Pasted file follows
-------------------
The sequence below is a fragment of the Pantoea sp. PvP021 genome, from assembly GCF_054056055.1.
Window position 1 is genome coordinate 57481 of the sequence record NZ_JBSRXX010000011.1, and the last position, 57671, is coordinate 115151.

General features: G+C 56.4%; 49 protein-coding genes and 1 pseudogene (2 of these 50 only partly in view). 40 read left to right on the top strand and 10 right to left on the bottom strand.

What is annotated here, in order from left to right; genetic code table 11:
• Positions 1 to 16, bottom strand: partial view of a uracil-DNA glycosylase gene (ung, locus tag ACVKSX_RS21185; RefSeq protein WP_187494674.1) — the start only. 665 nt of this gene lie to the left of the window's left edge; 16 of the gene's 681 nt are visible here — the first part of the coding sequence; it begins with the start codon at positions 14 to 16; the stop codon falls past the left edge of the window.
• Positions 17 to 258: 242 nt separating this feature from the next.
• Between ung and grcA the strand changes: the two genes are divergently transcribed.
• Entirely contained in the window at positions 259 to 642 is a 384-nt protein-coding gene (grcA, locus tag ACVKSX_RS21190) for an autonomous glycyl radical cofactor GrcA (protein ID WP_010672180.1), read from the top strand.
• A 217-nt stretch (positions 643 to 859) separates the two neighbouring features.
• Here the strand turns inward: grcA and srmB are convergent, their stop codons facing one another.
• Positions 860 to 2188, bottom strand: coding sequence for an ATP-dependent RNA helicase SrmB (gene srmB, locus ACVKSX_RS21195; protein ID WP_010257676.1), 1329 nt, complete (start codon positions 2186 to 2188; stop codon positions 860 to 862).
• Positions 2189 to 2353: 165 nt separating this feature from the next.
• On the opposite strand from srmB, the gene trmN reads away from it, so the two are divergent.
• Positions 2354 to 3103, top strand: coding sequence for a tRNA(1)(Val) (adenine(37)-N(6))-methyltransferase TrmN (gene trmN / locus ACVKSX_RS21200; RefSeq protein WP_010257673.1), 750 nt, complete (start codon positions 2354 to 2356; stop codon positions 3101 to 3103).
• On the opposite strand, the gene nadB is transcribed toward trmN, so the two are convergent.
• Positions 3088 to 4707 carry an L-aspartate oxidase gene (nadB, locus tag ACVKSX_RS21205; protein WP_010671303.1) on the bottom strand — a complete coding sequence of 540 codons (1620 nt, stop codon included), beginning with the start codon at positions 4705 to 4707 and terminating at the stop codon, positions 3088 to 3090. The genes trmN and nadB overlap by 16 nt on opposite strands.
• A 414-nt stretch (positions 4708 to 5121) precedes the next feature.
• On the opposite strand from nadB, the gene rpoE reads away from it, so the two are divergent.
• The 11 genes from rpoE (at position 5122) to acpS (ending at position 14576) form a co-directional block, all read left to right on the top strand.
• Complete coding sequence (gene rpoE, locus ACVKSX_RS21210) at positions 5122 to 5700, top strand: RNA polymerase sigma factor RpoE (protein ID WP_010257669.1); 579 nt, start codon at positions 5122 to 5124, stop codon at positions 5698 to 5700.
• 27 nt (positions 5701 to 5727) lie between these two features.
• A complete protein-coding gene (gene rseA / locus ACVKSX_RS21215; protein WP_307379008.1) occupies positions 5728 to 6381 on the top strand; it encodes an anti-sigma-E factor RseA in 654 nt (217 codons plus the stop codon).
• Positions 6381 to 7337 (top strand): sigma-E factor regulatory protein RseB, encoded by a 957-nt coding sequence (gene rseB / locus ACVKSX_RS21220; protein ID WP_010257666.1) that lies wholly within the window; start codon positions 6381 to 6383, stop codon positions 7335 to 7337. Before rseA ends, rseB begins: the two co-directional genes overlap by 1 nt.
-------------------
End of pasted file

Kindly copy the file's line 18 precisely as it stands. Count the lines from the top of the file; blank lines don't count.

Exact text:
• On the opposite strand from nadB, the gene rpoE reads away from it, so the two are divergent.